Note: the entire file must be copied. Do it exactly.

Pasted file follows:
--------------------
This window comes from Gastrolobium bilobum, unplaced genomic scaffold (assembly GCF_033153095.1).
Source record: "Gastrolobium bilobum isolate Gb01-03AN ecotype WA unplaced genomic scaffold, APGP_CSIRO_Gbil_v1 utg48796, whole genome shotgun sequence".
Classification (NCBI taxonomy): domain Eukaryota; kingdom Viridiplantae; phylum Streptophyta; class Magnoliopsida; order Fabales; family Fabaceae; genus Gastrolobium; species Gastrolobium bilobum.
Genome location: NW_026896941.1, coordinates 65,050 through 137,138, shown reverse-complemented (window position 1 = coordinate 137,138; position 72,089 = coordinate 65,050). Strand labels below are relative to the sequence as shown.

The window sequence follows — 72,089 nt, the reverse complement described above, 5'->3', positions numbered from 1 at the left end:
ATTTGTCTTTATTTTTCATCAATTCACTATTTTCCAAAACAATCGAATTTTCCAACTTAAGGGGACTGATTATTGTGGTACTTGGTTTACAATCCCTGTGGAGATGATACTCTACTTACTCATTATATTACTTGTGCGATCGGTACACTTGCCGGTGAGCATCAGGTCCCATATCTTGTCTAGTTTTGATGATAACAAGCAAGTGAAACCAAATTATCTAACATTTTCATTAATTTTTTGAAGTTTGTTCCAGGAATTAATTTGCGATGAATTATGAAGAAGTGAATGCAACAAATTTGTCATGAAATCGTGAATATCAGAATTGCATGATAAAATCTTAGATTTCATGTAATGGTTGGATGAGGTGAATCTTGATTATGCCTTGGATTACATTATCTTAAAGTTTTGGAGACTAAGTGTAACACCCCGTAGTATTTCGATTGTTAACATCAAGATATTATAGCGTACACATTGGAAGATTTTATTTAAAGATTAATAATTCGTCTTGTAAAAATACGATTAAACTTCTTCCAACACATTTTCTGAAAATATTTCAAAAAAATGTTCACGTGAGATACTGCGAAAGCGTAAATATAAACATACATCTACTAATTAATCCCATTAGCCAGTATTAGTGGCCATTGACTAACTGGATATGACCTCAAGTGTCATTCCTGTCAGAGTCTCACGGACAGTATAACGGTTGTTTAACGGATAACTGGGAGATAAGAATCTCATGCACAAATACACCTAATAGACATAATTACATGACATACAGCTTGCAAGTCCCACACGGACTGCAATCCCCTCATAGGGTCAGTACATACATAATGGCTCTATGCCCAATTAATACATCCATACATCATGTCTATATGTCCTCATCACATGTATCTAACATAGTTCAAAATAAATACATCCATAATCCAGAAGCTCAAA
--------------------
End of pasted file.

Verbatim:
This window comes from Gastrolobium bilobum, unplaced genomic scaffold (assembly GCF_033153095.1).
Source record: "Gastrolobium bilobum isolate Gb01-03AN ecotype WA unplaced genomic scaffold, APGP_CSIRO_Gbil_v1 utg48796, whole genome shotgun sequence".
Classification (NCBI taxonomy): domain Eukaryota; kingdom Viridiplantae; phylum Streptophyta; class Magnoliopsida; order Fabales; family Fabaceae; genus Gastrolobium; species Gastrolobium bilobum.
Genome location: NW_026896941.1, coordinates 65,050 through 137,138, shown reverse-complemented (window position 1 = coordinate 137,138; position 72,089 = coordinate 65,050). Strand labels below are relative to the sequence as shown.

The window sequence follows — 72,089 nt, the reverse complement described above, 5'->3', positions numbered from 1 at the left end:
ATTTGTCTTTATTTTTCATCAATTCACTATTTTCCAAAACAATCGAATTTTCCAACTTAAGGGGACTGATTATTGTGGTACTTGGTTTACAATCCCTGTGGAGATGATACTCTACTTACTCATTATATTACTTGTGCGATCGGTACACTTGCCGGTGAGCATCAGGTCCCATATCTTGTCTAGTTTTGATGATAACAAGCAAGTGAAACCAAATTATCTAACATTTTCATTAATTTTTTGAAGTTTGTTCCAGGAATTAATTTGCGATGAATTATGAAGAAGTGAATGCAACAAATTTGTCATGAAATCGTGAATATCAGAATTGCATGATAAAATCTTAGATTTCATGTAATGGTTGGATGAGGTGAATCTTGATTATGCCTTGGATTACATTATCTTAAAGTTTTGGAGACTAAGTGTAACACCCCGTAGTATTTCGATTGTTAACATCAAGATATTATAGCGTACACATTGGAAGATTTTATTTAAAGATTAATAATTCGTCTTGTAAAAATACGATTAAACTTCTTCCAACACATTTTCTGAAAATATTTCAAAAAAATGTTCACGTGAGATACTGCGAAAGCGTAAATATAAACATACATCTACTAATTAATCCCATTAGCCAGTATTAGTGGCCATTGACTAACTGGATATGACCTCAAGTGTCATTCCTGTCAGAGTCTCACGGACAGTATAACGGTTGTTTAACGGATAACTGGGAGATAAGAATCTCATGCACAAATACACCTAATAGACATAATTACATGACATACAGCTTGCAAGTCCCACACGGACTGCAATCCCCTCATAGGGTCAGTACATACATAATGGCTCTATGCCCAATTAATACATCCATACATCATGTCTATATGTCCTCATCACATGTATCTAACATAGTTCAAAATAAATACATCCATAATCCAGAAGCTCAAA